The Original Macintosh:    28 of 40 
The Mythical Man Year
Author: Andy Hertzfeld
Date: October 1983
Characters: Steve Jobs, Bill Atkinson
Topics: Software Design, Personality, Reality Distortion, QuickDraw
Summary: Steve estimates the effort that went into Quickdraw
Bill and Burrell on the cover
of Byte

One of our first encounters with the press was a group interview with Byte magazine in October 1983. We wanted an article to come out concurrently with the Mac intro the third week of January, and Byte had a three month lead time, so they were the first.

Byte was one of the first PC hobbyist magazines, written for a fairly technical audience of computer enthusiasts. Five or six of us were being extensively quizzed by two Byte editors, including Steve Jobs. We were talking about the Mac's graphical user interface software, and how long it took to develop.

Quickdraw, the amazing graphics package written entirely by Bill Atkinson, was at the heart of both Lisa and Macintosh. "How many man-years did it take to write QuickDraw?", the Byte magazine reporter asked Steve.

Steve turned to look at Bill. "Bill, how long did you spend writing Quickdraw?"

"Well, I worked on it on and off for four years", Bill replied.

Steve paused for a beat and then turned back to the Byte reporter. "Twenty-four man-years. We invested twenty-four man-years in QuickDraw."

Obviously, Steve figured that one Atkinson year equaled six man years, which may have been a modest estimate.

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Bill Atkinson stopped by our small booth at what I believe was the first MacWorld Expo, in Boston (late summer of 1984). Someone at the local high school had been inspired enough by the arrival of the Macintosh, that in early 1984 he raised the funds to employ a ragtag group of programmers, artists, and others, to start a company called Challenger Software, to make software for the Mac. I signed up to help work on Mac3D, which was supposed to be a 3D modeling and hidden-surface rendering tool. In hindsight, this was ridiculously ambitious for our initial effort, and to make things worse, we spent almost as much time trying to fit Mac3D into the available RAM as we did getting the features to work. I stuck mostly to implementing the UI, two other guys (Eric Twietmeyer [not sure where he is now] and Kevin Lynch [now at Macromedia]) did the 3D math algorithms (I remember the two of them poring over the Warnock algorithm in a copy of Foley and van Dam), and a couple of other guys did general programming tasks. We barely had it working by the time MacWorld rolled around, but the boss said it was good enough to demo, so off to Boston we went. When Bill Atkinson stopped by, he was very gracious and encouraging, despite the obvious limitations of what we had to demo. I recall getting a kick out of his laid back outfit, (he was wearing a Hawaiian print shirt) and I thought it was cool to demo software to him that had been written using his QuickDraw routines. After the brief demo was done, he left with the comment, "that's sexy", which was a big deal to me at the time. Shortly after that, I moved on to greener pastures, and I was able to support myself, (and later on, my family) on income derived from writing Mac software for almost twenty years. I don't think a career writing software would have been possible had I stuck with DOS and gone on to do Windows software, as I would have switched careers many years ago if I had been relegated to Windows all this time! (Nowadays I'm able to grin and bear Windows for my current employer, who recently went "all Windows, all the time", on the product I currently work on, but I hope to one day return to coding for the Mac.) Anyways, thanks Andy, for taking the time to collect all of these stories about the Macintosh. Reading this history has been strangely therapeutic.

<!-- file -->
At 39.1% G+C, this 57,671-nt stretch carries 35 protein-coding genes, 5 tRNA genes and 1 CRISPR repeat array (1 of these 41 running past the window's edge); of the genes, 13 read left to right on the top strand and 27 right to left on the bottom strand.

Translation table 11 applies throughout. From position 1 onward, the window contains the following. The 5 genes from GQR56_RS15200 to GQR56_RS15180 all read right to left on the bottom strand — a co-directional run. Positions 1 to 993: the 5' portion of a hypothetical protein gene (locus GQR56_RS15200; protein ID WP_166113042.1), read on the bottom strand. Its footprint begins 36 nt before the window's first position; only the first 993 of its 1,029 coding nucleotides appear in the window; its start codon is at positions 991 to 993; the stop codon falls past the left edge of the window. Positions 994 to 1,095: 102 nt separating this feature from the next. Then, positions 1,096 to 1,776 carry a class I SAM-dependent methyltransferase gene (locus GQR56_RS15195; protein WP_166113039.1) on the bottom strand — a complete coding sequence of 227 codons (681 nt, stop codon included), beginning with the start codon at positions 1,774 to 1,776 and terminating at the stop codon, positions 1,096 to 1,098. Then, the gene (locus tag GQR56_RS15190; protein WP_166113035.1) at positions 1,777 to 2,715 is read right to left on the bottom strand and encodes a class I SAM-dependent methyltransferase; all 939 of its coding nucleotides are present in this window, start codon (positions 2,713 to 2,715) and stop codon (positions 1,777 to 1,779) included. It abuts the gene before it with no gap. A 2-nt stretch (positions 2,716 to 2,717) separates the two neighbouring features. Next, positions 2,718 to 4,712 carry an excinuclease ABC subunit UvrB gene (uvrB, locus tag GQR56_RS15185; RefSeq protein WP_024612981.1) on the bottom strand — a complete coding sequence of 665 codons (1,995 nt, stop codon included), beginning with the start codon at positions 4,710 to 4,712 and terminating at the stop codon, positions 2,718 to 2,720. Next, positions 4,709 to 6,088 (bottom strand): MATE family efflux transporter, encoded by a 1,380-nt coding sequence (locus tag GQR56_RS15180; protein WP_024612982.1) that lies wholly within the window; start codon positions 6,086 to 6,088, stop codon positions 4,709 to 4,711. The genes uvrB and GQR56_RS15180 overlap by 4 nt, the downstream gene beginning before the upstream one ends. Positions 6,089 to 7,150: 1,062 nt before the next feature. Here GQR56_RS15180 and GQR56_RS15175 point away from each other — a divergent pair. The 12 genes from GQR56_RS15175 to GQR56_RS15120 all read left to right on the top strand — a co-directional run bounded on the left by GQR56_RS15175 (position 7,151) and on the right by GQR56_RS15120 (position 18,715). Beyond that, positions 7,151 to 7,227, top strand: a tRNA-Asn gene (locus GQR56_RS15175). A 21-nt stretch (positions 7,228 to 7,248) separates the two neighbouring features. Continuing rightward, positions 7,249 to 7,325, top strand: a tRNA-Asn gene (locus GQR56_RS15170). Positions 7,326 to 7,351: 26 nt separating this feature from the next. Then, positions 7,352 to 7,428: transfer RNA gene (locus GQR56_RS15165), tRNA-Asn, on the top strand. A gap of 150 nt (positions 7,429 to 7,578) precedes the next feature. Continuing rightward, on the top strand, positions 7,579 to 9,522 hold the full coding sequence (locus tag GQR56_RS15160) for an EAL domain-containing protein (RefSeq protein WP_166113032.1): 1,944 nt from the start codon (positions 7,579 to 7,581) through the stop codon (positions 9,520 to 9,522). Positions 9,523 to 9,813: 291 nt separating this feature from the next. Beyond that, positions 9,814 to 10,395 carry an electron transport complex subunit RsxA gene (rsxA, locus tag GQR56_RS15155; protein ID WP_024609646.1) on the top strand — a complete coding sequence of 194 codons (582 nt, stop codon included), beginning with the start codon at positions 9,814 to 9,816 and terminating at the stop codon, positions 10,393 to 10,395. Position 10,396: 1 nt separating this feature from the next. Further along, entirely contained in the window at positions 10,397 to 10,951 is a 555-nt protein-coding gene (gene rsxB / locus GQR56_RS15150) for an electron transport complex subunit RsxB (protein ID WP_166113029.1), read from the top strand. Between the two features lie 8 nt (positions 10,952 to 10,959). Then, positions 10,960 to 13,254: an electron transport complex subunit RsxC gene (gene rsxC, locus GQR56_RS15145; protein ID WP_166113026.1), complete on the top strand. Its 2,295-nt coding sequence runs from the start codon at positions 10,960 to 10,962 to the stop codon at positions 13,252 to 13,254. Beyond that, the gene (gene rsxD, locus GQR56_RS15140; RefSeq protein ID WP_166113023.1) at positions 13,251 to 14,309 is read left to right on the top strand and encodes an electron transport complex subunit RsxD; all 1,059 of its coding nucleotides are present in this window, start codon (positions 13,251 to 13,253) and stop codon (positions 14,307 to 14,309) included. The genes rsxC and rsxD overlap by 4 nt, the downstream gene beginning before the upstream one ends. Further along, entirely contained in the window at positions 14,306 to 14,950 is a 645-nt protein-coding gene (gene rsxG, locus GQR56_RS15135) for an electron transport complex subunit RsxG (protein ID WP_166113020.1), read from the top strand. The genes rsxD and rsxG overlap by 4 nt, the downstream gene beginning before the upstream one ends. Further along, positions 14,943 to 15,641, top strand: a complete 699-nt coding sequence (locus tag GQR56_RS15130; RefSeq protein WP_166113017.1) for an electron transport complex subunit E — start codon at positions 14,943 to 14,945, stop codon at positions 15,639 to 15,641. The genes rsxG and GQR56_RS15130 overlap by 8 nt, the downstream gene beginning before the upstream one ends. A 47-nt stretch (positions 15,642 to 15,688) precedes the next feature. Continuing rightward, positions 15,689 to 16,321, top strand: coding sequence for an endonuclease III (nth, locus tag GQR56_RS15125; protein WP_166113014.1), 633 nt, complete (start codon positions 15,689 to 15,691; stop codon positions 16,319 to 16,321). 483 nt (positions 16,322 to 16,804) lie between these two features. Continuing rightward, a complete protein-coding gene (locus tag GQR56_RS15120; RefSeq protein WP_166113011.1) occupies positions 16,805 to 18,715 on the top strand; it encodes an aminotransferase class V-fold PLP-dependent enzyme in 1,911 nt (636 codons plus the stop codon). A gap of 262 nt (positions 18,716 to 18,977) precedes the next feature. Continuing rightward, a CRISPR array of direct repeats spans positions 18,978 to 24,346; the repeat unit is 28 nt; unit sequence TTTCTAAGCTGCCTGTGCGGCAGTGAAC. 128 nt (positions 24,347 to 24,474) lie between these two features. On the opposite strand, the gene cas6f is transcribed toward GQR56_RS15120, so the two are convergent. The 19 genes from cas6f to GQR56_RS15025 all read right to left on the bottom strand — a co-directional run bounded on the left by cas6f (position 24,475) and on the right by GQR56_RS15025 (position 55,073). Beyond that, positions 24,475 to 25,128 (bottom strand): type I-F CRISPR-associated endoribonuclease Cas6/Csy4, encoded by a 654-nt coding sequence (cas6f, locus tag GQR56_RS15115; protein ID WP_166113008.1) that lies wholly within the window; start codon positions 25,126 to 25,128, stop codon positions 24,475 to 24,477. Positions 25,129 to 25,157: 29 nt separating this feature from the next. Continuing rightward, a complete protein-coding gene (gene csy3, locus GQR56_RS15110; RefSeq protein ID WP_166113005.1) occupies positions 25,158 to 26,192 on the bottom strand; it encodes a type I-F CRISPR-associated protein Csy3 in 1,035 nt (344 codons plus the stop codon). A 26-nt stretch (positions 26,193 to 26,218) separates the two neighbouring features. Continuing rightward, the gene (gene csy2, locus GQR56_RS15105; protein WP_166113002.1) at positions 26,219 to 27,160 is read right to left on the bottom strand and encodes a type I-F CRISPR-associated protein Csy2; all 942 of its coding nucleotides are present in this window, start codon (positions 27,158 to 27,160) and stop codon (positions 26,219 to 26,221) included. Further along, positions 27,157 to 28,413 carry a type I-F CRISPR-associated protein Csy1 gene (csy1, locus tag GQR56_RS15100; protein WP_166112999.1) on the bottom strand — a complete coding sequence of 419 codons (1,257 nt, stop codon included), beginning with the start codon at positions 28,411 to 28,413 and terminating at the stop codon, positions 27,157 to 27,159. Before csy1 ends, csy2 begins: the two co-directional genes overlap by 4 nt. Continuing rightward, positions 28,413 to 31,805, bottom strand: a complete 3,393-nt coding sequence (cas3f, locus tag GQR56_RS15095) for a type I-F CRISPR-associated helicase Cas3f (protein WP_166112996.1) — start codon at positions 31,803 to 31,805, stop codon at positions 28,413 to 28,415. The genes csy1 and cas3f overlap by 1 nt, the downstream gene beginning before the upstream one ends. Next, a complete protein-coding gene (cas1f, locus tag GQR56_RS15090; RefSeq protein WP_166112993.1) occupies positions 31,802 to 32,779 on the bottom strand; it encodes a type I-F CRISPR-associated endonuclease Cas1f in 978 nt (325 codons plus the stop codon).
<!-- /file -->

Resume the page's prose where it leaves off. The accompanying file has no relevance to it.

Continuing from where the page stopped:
You can find the article in question at
Hello, Just a small add: the Byte magazine edition was February 1984...